Optimization of a new preform die design for forging a rotating part using computer modeling and analysis

by Al-Mufadi, Fahad

Abstract (Summary)
The main objective of this research is the optimization of a new preform die design for any rotating part, which can increase the minimum effective plastic strain in the Dead Metal Zone for strain homogenizing. This leads to the improvement of mechanical properties of the rotating part. Another concern of this research is optimizing the Zener-Hollomon parameter in order to study the grain structure of the part. Furthermore, the die filling and die contact in the final stage for the chosen preform that satisfied the requirement for obtaining uniform plastic strain is verified. Through experimentation, the theoretical results obtained via finite volume method for the growth of the height, diameter, and filling of the die are validated. Many different preforms were designed to analyze the effective plastic strain, in order to find the highest value for minimum effective plastic strain and the minimum range (difference between maximum and minimum) for effective plastic strain in the workpiece and to obtain the final product in one, two, or three stages. For further analysis of these preforms, with respect to other influencing factors, a non-linear regression was performed to determine which of the three factors - die temperature, work piece temperature and friction factor - was most influential in increasing the minimum effective plastic strain. The study concludes that a two stage preform with a flat lower die and an upper die having a protruding cone with a 10° base angle is best in terms of increasing the minimum strain and decreasing the range of difference for strain. This leads to uniform distribution of effective plastic strain in the workpiece. This preform die design displays good filling in the final stage, the handling of the workpiece is easy (since it is processed in three stages), and the die is safe to work with. The sensitivity analysis performed, concludes that the friction factor is the most significant factor in increasing the minimum effective plastic strain and reducing the range. The error between the results of the Finite Volume Method simulation and the experimental results in relation to matching the heights and diameters is very small.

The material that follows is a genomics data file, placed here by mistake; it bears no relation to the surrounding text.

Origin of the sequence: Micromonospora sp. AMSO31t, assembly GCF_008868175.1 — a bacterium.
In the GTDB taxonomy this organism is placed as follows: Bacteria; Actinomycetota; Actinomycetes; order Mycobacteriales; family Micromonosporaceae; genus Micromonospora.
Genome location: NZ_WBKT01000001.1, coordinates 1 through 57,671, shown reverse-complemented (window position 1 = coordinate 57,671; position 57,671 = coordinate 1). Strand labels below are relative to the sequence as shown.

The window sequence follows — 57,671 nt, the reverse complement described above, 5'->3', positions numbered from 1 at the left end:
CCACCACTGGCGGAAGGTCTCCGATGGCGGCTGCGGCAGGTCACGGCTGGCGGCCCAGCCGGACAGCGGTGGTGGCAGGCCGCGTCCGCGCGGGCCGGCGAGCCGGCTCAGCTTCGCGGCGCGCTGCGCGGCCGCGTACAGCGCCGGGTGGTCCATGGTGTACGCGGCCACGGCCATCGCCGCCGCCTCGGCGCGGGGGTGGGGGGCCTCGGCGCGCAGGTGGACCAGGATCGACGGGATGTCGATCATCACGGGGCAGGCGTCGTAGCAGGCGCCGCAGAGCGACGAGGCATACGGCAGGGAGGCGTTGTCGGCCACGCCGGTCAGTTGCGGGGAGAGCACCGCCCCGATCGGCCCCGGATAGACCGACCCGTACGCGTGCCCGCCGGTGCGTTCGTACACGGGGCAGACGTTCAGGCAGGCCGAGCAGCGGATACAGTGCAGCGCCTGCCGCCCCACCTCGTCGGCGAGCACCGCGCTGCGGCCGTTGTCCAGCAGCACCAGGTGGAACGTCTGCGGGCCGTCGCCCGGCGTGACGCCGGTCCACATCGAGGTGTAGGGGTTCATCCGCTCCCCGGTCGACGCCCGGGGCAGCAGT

Bibliographical Information:


School:Ohio University

School Location:USA - Ohio

Source Type:Master's Thesis

Keywords:optimization preform die design rotating part computer modeling analysis


Date of Publication:01/01/2004

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